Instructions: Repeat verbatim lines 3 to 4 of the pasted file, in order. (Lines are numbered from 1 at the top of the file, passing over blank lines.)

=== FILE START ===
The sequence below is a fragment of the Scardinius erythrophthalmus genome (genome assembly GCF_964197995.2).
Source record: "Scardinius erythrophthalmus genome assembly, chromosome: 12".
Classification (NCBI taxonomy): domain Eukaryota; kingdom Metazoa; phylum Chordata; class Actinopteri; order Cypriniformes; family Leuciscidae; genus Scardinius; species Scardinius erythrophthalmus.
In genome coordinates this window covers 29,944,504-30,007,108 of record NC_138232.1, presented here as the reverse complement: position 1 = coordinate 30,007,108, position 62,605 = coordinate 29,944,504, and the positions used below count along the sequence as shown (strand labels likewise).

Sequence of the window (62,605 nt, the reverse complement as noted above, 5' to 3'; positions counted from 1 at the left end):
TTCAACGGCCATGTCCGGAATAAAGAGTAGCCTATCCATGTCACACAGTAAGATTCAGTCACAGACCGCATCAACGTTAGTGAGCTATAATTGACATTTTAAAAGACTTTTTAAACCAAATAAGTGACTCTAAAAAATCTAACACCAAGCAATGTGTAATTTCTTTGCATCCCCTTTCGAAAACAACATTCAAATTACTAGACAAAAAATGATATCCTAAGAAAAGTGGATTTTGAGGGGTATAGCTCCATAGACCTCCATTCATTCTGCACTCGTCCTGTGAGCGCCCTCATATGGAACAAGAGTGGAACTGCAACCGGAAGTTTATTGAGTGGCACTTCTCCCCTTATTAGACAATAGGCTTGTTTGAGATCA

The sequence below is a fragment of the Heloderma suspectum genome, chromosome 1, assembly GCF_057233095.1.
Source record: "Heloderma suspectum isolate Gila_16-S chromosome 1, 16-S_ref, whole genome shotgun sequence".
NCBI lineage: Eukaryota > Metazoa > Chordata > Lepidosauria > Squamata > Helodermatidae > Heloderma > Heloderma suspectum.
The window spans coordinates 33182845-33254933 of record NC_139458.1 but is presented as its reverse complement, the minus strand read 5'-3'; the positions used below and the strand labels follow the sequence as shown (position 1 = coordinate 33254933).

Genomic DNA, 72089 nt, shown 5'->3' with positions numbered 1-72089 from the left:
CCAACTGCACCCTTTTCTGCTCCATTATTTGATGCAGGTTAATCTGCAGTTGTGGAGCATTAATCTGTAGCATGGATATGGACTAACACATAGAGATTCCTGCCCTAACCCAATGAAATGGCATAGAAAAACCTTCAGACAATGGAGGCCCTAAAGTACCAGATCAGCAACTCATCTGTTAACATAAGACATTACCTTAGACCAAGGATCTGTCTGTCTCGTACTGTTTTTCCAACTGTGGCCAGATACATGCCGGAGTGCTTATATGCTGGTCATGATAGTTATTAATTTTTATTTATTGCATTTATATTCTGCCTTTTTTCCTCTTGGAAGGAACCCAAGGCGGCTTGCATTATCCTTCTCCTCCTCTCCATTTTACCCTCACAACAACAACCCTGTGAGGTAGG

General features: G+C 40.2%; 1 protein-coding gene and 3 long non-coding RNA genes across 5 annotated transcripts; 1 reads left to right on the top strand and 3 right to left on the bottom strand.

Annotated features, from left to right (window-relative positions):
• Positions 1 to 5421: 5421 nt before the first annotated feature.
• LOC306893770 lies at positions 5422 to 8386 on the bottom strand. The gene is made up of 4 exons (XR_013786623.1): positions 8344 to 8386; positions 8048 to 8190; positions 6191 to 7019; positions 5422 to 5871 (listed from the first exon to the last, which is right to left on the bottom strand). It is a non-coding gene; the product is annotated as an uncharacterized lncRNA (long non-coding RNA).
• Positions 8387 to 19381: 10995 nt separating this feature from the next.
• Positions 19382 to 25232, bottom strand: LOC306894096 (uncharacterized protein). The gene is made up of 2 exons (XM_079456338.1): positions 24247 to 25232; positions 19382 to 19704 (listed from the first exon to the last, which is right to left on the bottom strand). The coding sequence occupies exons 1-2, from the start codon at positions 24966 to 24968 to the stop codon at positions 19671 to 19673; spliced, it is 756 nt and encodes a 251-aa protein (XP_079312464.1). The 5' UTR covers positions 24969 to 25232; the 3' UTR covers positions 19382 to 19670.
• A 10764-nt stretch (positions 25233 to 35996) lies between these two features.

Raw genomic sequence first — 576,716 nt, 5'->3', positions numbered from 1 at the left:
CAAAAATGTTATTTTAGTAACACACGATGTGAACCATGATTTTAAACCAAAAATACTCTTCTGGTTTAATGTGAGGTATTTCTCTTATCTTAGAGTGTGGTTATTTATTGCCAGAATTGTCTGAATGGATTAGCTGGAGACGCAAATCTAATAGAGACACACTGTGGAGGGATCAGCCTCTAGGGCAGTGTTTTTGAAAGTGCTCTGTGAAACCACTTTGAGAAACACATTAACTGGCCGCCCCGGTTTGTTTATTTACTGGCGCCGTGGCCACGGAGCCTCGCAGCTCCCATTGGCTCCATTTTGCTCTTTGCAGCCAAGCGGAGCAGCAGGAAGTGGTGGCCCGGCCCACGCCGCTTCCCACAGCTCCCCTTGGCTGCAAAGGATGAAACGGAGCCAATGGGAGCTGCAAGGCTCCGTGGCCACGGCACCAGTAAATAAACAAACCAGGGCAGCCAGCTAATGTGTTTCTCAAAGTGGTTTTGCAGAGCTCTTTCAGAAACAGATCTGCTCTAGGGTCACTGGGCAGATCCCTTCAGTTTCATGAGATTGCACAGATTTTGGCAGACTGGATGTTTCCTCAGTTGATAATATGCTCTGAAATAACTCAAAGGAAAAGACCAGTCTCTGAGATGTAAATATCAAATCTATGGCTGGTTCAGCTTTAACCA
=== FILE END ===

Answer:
Classification (NCBI taxonomy): domain Eukaryota; kingdom Metazoa; phylum Chordata; class Actinopteri; order Cypriniformes; family Leuciscidae; genus Scardinius; species Scardinius erythrophthalmus.
In genome coordinates this window covers 29,944,504-30,007,108 of record NC_138232.1, presented here as the reverse complement: position 1 = coordinate 30,007,108, position 62,605 = coordinate 29,944,504, and the positions used below count along the sequence as shown (strand labels likewise).